If true, it is unclear if the role is permanent, as it goes against the Iranian constitution’s laws regarding succession.
Iran‘s Supreme Leader Ayatollah Ali Khamenei may have transferred power to his son amid concerns over his declining health, Iranian journalist Momahad Ahwaze reported Saturday.
Taking to Twitter, Ahwaze wrote in Arabic that sources in Iran were concerned regarding the 81-year-old leader’s health, and those close to him are reportedly “very concerned” over his deteriorating condition.
As such, his powers have reportedly been transferred to his son, Sayyid Mojtaba Hosseini Khamenei, aged 51, who currently oversees several important security and intelligence departments in the country. European sources have pegged Mojtaba as a potential successor to the supreme leader’s position for over 10 years, and British news outlet The Guardian even dubbed him “the gatekeeper to Iran’s supreme leader” in a 2009 article.
Ahwaze noted that it is unclear what has caused recent deterioration in the supreme leader’s condition overnight, though he did suspect it could be prostate cancer.
Khamenei’s deteriorating health has also reportedly seen the supreme leader cancel some important meetings, such as a recently scheduled meeting with President Hassan Rouhani, according to Ahwaze.
Khamenei has been in power since 1989, having taken over following the death of the Islamic Republic’s founder, Ruollah Khomenei. However, he has had health issues in the past, and in 2014 had surgery on his prostate. According to French news outlet Le Figaro in 2015, Western sources believed the supreme leader had suffered from prostate cancer.
No official confirmation has been made regarding any potential transfer of power, and media outlets have been unable to confirm it.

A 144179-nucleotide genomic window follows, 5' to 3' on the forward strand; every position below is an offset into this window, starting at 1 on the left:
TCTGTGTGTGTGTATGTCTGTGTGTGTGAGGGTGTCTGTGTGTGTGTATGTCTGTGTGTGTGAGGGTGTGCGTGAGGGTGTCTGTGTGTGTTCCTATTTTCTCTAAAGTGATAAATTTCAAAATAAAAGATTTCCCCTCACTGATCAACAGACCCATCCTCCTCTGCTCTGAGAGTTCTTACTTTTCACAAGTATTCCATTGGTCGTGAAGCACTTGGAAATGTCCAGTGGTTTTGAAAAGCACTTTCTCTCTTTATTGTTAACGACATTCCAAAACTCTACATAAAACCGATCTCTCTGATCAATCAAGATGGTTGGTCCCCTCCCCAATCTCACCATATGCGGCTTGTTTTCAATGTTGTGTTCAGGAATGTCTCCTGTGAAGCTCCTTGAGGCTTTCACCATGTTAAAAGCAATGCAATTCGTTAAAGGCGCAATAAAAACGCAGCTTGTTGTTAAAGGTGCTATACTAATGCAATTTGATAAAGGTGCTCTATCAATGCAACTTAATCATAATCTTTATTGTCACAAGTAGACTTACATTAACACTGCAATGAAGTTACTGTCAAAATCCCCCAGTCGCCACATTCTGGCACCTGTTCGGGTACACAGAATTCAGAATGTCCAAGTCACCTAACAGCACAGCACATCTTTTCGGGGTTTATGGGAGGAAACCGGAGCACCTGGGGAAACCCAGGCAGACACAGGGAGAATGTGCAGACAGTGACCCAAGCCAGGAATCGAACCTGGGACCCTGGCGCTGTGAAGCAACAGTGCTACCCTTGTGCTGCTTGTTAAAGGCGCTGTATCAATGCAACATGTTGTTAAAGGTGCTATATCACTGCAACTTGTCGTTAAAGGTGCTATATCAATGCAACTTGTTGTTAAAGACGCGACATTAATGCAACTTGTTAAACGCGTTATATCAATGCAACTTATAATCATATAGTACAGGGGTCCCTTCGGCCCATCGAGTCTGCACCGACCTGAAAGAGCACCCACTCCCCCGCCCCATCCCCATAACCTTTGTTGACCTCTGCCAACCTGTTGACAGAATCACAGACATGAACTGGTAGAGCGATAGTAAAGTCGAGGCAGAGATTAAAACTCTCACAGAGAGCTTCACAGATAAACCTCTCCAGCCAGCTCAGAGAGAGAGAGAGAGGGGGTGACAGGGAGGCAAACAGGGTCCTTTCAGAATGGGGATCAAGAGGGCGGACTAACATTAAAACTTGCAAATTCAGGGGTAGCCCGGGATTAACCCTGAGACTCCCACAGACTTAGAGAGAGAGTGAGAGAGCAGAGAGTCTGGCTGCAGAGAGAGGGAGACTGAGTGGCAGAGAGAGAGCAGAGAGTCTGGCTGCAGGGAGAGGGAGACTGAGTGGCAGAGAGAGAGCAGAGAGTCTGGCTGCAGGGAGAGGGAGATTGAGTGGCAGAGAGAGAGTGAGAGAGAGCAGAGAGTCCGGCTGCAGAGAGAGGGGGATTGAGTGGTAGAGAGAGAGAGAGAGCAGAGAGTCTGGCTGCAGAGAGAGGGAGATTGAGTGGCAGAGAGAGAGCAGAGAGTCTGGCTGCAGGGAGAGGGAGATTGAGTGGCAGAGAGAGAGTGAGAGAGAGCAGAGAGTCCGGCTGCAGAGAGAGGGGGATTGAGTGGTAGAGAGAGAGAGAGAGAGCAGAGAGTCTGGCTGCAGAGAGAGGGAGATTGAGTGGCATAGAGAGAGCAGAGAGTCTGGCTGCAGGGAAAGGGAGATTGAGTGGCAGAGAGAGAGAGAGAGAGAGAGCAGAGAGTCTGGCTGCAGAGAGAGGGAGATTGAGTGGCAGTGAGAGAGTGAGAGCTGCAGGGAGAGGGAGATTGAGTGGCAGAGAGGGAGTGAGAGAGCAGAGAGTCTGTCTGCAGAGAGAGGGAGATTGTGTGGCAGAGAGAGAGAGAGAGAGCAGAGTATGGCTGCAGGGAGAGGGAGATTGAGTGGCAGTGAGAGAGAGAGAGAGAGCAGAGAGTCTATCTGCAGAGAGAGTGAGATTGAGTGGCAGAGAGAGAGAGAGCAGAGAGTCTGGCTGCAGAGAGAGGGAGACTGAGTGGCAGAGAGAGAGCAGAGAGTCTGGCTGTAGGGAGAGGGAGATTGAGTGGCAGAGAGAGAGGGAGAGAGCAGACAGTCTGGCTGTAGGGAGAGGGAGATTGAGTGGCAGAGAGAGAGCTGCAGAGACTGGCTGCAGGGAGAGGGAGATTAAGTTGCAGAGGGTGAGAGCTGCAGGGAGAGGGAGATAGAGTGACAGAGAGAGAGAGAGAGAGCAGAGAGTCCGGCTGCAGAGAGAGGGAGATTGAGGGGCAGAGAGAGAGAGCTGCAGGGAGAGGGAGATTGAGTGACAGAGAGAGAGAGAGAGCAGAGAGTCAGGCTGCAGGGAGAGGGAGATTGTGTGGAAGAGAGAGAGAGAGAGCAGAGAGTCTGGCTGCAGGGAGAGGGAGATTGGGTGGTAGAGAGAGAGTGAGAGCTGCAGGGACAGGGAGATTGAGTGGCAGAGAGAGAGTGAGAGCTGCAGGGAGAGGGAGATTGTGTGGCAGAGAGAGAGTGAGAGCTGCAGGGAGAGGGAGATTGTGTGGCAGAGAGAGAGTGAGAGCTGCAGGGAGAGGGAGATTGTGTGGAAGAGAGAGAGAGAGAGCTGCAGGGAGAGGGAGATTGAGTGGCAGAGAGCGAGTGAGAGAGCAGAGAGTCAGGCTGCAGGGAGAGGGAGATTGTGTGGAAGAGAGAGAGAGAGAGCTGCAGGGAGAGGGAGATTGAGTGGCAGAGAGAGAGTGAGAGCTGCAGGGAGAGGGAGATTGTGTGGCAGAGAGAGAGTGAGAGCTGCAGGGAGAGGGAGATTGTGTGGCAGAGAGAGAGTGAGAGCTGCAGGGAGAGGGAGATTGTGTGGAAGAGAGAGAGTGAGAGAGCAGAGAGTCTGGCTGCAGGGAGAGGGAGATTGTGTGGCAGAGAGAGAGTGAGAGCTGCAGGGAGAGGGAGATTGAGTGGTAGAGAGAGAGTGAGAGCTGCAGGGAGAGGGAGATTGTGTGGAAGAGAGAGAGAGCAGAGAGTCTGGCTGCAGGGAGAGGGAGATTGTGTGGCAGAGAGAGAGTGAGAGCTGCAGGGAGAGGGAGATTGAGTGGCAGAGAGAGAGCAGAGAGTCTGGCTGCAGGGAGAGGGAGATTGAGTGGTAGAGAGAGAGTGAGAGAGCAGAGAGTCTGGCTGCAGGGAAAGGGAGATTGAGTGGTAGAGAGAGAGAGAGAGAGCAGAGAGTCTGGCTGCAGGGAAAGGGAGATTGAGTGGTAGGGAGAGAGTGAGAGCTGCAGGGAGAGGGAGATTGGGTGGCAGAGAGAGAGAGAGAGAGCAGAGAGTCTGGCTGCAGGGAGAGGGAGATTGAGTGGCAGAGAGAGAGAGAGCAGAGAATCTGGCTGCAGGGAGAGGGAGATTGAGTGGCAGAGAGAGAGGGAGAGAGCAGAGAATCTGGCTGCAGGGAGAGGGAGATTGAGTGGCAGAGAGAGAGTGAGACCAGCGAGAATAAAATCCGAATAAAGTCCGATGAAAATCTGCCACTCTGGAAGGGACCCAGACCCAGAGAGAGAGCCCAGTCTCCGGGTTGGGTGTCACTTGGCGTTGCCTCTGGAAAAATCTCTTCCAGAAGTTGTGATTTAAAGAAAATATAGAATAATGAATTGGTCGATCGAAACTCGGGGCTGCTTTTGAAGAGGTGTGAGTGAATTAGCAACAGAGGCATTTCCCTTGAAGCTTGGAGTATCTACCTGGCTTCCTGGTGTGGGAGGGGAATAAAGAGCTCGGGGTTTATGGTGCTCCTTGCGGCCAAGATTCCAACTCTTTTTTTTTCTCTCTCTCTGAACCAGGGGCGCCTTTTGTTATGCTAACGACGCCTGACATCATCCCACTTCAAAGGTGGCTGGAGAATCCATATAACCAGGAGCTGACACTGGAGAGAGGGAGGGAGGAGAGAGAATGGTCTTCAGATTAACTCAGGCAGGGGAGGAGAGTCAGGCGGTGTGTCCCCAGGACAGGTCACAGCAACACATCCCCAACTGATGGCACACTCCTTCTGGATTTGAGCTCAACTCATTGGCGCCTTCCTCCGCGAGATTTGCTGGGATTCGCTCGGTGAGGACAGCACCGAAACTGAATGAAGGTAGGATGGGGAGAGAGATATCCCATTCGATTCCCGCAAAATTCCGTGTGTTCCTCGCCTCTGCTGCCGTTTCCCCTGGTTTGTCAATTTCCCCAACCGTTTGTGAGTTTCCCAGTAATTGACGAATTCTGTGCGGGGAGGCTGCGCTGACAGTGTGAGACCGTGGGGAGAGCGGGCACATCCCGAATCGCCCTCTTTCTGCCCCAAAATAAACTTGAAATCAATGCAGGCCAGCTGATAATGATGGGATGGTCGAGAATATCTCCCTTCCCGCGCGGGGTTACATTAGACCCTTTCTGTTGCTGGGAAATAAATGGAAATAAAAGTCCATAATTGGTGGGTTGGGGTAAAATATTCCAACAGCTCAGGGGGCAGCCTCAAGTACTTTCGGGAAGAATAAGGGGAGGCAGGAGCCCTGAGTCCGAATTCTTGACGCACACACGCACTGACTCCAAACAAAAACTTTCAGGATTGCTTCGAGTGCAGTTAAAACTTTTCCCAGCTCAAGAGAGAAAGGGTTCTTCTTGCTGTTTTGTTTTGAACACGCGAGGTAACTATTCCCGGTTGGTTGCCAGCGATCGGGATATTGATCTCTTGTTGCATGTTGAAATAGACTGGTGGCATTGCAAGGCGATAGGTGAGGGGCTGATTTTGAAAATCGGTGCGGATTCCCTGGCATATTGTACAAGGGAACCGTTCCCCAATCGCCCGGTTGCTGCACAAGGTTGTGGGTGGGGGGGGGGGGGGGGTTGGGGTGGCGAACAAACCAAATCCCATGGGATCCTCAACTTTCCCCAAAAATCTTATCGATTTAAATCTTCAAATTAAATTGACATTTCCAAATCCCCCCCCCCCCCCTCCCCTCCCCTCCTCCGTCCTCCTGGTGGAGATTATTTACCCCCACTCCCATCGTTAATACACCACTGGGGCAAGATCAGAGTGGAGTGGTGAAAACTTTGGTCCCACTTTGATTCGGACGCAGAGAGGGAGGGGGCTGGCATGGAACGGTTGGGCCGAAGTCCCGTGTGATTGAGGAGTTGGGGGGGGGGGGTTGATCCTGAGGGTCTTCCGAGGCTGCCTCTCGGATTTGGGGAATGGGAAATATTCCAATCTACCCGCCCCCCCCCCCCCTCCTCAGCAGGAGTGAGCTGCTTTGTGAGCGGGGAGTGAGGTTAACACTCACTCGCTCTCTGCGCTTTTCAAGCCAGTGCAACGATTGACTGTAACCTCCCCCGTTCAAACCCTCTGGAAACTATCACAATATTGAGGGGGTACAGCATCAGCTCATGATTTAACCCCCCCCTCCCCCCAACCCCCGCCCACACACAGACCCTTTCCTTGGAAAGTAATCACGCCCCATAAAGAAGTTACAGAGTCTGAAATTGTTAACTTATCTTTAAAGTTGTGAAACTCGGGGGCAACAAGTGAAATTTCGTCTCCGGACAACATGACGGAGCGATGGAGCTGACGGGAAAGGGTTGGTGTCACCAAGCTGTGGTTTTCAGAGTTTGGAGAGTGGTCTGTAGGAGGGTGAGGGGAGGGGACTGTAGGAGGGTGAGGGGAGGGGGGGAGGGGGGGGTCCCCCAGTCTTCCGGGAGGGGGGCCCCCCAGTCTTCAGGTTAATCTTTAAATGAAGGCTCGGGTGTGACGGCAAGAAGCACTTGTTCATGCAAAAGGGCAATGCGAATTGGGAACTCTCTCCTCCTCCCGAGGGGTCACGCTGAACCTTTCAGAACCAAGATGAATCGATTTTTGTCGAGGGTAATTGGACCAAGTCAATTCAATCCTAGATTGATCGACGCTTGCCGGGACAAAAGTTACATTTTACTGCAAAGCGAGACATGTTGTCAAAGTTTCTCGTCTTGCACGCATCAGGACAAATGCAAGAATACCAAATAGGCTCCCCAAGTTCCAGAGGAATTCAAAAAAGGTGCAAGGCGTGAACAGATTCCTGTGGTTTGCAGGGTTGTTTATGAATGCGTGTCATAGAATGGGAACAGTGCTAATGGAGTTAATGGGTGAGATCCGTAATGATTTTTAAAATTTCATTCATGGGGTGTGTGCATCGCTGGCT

If his reports are true, it would mean Khamenei is stepping down following increased tensions with the US and Israel, as Tehran blames the Jewish state for the assassination of its chief nuclear scientist Mohsen Fakhrizadeh, on November 27.
In addition, it is unclear if the succession would be permanent, as it goes against the constitution’s rules regarding appointing a new supreme leader.
According to Article 111 of Iran’s constitution, the supreme leader’s successor is to be chosen by the Assembly of Experts, which currently consists of 88 ayatollahs. In the interim, the country would be administered by a provisional leadership council, which would consist of Iran’s president, chief justice and a member of the guardian council.
However, according to articles from prestigious think-tank the Washington Institute for Near East Policy, it may not be as simple as that, with outside pressures such as the Islamic Revolutionary Guards Corps (IRGC) likely a role in the process, due to the military body’s influence on the Assembly of Experts.
Via Jerusalem Post